W.W. Washington, Guest Blogger, Adultery and Divorce Issues
Ever since biblical times, adultery has been grounds for divorce. Being unfaithful to one’s spouse was and is still considered to be the highest form of betrayal. In Old Testament times, the penalty for adultery under the laws of Moses was death for both individuals involved in the act. In the New Testament, things seem to have eased up a bit with an example being the woman who was brought to Jesus having been found in a compromising position. No mention is made of her partner, and that also points to a relaxing of the laws on unfaithfulness. Most traditions and customs from communities around the world had various ways of controlling and dealing with adultery. In the societies where it was considered illegal, it was almost always an incontestable reason for divorce.
Modern laws which largely borrow from religious and cultural practices with regards to family law have continued to recognize adultery and divorce as being closely linked. While appreciating that divorce in today’s society can result from a number of other reasons, adultery remains one of the most convincing grounds for filing a divorce. In the past, the laws of most countries considered adultery to be a crime which was dealt with in the same manner as other criminal offenses. Offenders who in most cases were women faced incarceration and other serious consequences. The men would often be dealt with in a much lighter manner if they were ever held to account at all. While there are some countries that continue to consider adultery a criminal act, most jurisdictions have moved away from such practices.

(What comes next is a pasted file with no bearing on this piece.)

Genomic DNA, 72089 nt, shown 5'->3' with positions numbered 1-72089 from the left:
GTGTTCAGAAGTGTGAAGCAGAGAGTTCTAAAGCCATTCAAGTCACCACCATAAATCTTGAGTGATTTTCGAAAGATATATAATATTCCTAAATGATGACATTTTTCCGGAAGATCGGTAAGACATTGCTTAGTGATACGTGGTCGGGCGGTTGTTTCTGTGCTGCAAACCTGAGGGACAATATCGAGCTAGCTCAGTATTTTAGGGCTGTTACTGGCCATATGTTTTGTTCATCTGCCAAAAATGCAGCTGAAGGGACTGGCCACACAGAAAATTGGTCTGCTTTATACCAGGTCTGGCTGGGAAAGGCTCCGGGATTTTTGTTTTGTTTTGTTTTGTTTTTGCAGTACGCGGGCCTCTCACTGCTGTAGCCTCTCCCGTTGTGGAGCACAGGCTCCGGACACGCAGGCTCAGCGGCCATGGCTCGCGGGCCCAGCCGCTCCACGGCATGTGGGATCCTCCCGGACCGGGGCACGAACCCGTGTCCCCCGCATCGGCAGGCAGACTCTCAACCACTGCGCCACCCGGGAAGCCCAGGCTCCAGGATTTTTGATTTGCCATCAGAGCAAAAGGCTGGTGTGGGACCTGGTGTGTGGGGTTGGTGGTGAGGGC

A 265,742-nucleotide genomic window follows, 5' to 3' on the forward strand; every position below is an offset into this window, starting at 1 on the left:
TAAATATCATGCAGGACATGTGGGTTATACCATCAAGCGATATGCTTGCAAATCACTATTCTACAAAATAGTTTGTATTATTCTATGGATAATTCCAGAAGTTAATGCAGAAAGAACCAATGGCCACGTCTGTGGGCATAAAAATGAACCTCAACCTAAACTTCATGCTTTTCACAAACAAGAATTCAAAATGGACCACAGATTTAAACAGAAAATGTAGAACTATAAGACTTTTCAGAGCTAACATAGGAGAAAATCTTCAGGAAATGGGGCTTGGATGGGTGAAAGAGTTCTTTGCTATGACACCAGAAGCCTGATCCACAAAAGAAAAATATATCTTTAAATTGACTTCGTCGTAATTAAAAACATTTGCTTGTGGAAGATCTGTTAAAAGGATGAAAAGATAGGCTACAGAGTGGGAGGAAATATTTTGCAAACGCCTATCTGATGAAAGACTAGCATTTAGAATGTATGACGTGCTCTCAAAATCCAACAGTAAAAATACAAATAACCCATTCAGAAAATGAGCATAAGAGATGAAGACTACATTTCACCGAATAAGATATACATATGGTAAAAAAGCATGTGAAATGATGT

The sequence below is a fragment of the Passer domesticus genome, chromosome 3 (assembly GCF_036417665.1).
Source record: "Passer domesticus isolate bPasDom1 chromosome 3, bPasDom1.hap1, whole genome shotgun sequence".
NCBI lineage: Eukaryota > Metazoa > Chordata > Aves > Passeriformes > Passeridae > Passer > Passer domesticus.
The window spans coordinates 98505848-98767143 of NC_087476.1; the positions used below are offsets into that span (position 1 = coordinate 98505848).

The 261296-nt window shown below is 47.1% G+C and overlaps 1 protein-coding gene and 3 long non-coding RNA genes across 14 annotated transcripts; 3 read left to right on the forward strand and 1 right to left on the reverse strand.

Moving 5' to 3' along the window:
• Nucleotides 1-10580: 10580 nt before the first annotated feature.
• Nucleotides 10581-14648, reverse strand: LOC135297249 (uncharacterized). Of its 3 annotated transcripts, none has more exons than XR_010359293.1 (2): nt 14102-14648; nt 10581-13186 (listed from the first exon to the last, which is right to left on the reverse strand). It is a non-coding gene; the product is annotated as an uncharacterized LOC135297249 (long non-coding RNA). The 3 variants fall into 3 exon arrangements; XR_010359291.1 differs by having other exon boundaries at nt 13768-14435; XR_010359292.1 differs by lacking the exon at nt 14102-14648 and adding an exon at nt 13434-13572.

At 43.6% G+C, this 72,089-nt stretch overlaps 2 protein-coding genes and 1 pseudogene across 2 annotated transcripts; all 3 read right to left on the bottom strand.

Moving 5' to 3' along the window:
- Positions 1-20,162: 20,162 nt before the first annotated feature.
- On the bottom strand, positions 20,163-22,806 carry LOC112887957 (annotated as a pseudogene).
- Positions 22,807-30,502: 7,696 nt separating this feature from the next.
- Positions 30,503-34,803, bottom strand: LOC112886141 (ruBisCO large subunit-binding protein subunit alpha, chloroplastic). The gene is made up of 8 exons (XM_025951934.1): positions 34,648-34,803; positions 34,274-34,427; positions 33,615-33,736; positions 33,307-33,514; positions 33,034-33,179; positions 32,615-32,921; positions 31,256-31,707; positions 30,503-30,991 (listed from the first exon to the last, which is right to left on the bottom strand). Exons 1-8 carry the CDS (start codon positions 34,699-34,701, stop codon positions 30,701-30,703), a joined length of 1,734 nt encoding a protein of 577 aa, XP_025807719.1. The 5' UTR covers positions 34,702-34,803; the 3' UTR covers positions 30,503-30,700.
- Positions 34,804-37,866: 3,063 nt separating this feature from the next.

Adultery is now mainly an issue that has to do with family law and divorce proceedings. Most courts will expedite a divorce where one is able to convince the court that their spouse has been unfaithful. In most situations, proving that there was adultery taking place is the biggest challenge. The guilty party will do everything possible to avoid exposing themselves to the disadvantage of being an offending party in the divorce proceedings. It often becomes an ugly back and forth of accusations and counter accusations between spouses. It should also be noted that the threshold for evidence on infidelity varies from one place to another. Knowing the law as it applies in your locality is important when going through proceedings that may require evidence or testimony.
For those living in areas where the law has a very high threshold for evidence and testimony relating to adultery, consulting a divorce attorney will help you get a good idea of what is needed. The lawyer could advice that you hire a private investigator who will help collect the evidence needed. They may also recommend other options which are legal ways of collecting evidence that is admissible in court. Many people have had their cases thrown out of court for using illegal methods of evidence collection as well as bringing inadmissible evidence. Knowing what to look for and how to get it is extremely important when dealing with adultery and divorce cases.
It is also important to note that adultery can only be used as grounds for divorce by the innocent party. You cannot use your own infidelity as grounds for filing a divorce. This means that if your partner chooses to ignore your infidelity, you remain married until such a time that you can come up with some other valid grounds for filing for a divorce. There are also timeliness in most jurisdictions as to a period within which a spouse may use adultery to file for divorce after learning of the adulterous behavior. The timeline relates to the discovery of the infidelity and not the time it took place. Even if the adultery took place twenty years ago, you have a particular duration within which to use it as grounds for a divorce.
As far as the law is concerned, the only real advantage of having proof of adultery in divorce proceedings is the fact that you are highly likely to get a quickly dissolved marriage. If you are looking to move on with your life, this is very important. In regards to property and children, most courts will not give any advantage to the innocent party and even where they do, they will not provide a significant advantage. The laws dealing with divorce and adultery may vary from one country or state to the other but in most countries it remains a moral issue.